I was watching a program on the History Channel about some ways the earth might end. The last installment I watched examined the possibility that a gamma ray burst from the nearby merger of two black holes might end life on our planet. Certainly a direct hit by such a burst would be a bad day for life here. But one of the claims made on this installment I was very skeptical about. In it it was claimed that the gamma ray burst would cause all canned food to become radioactive. When I heard that, I said, "What!?"

As far as I know the only way to cause an element that is not radioactive to become so is for its nucleus to gain one or more neutrons or protons, and since gamma radiation is high-energy photons, which have neutral charge, I don't see how that could happen, unless those photons were capable of knocking subatomic particles off of the nuclei of the atoms of the food in the cans.

That's the question: can gamma radiation transmute elements into a radioactive form, and if so, how?

• No time to write a real answer. The search term is "photo-activation" and it is very much a thing at high gamma-intensity facilities (bremsstrahlung sources and to a lesser extent in the beam bends for CEBAF or high current, recirculating free electron lasers). Nov 2, 2016 at 20:00
• @dmckee, thanks for the info. I did some reading and came across a process referred to as photodisintegration whereby a high-energy photon strikes a nucleus with an energy > 2MeV for light nuclei like deuterium or 10MeV for heavier elements. There was also an event around the year 774 AD suspected to be a gamma ray burst that produced high amounts of C-14. So it seems a GRB could cause food to become radioactive. The question then becomes, would that increased radioactivity be lethal? Considering the isotopes are those of the lighter element (N, C, O, H), I think not. Nov 3, 2016 at 18:35

It's very unlikely that gamma rays could directly make a nucleus radioactive. It isn't impossible. For example the gamma ray could excite the nucleus into some higher energy state, and instead of returning directly to the ground state that nucleus could decay into a metastable state that was radioactive. However I don't know of any such metastable states for the common elements in food.

High energy gamma rays would pair produce high energy electrons, or eject high energy photoelectrons, and those high energy electrons would cause all sorts of secondary nuclear reactions. So anything irradiated by a gamma ray burster stands a good change of becoming radioactive due to secondary reactions. However I can't think of any reason why this would specifically affect canned food. Perhaps the argument is that photoelectrons would be created by gamma rays striking the steel walls of the cans.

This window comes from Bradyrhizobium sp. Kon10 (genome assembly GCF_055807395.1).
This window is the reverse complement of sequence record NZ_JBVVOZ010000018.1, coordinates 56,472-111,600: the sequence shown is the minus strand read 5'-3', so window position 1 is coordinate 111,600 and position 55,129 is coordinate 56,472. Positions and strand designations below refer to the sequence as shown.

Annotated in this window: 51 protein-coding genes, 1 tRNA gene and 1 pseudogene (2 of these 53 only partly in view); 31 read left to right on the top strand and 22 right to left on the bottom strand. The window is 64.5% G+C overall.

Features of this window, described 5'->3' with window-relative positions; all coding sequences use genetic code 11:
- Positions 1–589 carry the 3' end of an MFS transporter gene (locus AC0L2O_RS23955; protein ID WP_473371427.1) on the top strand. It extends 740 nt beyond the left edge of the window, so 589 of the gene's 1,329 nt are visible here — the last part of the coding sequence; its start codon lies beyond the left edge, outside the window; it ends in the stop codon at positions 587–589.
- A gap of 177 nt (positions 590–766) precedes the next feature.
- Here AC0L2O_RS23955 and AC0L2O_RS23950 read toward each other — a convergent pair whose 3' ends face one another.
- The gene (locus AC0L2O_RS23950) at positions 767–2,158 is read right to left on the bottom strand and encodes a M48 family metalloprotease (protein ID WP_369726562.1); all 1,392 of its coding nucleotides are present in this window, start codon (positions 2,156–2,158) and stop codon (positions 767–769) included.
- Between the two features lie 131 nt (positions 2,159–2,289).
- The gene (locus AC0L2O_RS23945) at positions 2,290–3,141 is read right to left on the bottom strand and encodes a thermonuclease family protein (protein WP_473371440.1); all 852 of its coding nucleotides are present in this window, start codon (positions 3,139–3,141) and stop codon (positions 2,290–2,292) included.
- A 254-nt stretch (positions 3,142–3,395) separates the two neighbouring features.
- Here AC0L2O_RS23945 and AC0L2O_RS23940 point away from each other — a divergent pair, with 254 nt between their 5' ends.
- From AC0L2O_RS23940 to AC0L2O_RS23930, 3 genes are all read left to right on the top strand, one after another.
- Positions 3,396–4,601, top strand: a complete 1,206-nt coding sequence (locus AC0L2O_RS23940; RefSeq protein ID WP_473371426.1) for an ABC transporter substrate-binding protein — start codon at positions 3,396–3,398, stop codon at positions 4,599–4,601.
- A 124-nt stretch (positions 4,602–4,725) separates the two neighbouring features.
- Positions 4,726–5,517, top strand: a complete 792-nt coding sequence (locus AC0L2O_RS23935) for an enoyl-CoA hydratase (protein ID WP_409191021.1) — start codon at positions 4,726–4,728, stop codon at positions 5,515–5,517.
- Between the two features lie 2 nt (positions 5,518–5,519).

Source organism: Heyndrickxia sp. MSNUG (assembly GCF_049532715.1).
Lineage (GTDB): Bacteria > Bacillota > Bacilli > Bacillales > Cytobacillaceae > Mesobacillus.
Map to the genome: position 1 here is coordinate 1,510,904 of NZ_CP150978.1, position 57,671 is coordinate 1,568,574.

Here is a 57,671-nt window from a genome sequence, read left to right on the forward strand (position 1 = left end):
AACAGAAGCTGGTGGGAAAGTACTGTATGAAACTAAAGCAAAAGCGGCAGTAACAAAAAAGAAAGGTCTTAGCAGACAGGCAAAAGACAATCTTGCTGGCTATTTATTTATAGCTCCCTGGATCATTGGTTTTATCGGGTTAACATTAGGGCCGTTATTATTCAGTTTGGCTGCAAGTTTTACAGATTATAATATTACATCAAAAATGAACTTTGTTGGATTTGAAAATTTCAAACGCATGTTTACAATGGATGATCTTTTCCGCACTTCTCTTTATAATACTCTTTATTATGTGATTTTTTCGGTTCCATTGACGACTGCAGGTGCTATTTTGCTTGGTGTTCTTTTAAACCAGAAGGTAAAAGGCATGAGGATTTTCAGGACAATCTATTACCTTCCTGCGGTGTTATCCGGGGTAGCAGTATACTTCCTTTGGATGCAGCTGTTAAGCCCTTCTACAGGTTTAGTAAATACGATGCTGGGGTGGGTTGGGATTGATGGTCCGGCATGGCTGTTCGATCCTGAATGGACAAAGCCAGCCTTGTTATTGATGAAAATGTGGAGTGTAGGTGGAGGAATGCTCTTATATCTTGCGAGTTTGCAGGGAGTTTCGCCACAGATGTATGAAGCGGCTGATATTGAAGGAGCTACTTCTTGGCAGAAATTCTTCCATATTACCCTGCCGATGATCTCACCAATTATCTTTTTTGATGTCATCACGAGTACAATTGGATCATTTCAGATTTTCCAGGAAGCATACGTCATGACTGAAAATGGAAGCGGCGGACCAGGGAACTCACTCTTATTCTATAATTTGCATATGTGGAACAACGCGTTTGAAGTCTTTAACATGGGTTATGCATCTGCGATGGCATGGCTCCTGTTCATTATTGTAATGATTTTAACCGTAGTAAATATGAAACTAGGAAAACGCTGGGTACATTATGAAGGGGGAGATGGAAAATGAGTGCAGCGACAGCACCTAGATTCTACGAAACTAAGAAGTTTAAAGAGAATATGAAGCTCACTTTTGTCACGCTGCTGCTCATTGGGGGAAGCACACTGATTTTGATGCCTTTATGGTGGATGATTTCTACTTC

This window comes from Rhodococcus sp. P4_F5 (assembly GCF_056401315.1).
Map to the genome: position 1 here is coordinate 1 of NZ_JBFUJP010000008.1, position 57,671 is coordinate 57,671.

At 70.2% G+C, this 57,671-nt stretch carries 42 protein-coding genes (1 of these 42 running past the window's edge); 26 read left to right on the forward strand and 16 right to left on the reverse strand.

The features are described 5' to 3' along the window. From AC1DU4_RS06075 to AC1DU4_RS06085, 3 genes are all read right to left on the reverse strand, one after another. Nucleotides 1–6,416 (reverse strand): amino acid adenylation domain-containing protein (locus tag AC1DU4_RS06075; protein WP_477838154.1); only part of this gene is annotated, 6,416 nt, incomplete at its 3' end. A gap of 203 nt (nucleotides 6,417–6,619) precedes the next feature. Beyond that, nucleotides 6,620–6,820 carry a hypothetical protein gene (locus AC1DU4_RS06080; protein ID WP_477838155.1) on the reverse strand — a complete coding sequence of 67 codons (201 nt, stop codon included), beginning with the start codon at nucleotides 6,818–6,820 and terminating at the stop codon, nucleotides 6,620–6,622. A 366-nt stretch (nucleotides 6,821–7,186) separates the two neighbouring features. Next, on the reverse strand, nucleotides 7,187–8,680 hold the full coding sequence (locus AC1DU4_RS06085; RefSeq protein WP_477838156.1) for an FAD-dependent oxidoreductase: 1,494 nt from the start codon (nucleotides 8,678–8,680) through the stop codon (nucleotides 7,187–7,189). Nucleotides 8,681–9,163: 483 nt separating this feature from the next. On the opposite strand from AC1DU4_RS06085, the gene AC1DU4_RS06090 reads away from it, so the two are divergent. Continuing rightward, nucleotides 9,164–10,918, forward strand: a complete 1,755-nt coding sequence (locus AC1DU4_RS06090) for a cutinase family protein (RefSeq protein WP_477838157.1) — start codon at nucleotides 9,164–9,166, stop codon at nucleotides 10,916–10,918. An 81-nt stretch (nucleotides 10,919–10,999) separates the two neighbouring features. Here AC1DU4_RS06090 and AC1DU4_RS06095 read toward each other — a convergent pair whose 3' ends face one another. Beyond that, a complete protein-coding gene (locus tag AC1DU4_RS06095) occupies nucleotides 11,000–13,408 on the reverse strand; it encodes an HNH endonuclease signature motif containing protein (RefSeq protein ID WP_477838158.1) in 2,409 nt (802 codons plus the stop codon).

• Well, gammas can make excited states in the nucleus that can later re-emit gammas. Since both Fe and Sn are used in Mossbauer spectroscopy and are used in canning, there may be some validity (although many other things would be excited as well, and if the food is 'hot' the planet is likely steril). And one has photofission that could result in radioactive daughter nuclei. Nov 2, 2016 at 19:27
• @JonCuster: the lifetime of the excited state is related to the absorption coefficient. If excited state is easily formed it's likely to decay fast i.e. fractions of a second. The only way to get a relatively long lived state is excitation then decay to some metastable state. I has look at excited state info for Fe, C, O and N and couldn't find any obvious states like that. I hadn't thought of photofission though. Nov 2, 2016 at 20:05
• no doubt on the paucity of possible states in common elements. In the back of my mind I'm starting to contemplate the conditions required for multi-photon 'ionization' effects on to make highly excited nuclear states, if the gamma flux is high enough. I'm not up-to-date enough on the nuclear physics literature to know if that is even a concept. In any event, the conditions for that would be even more intense and Earth even more sterile... Nov 2, 2016 at 22:06
• The thing they do at sites with very high gamma intensities is design the area to use only those elements that don't off any strong activation reactions. I'm no expert but I believe that mostly involves selecting materials with low $Z$ elements. Nov 3, 2016 at 1:04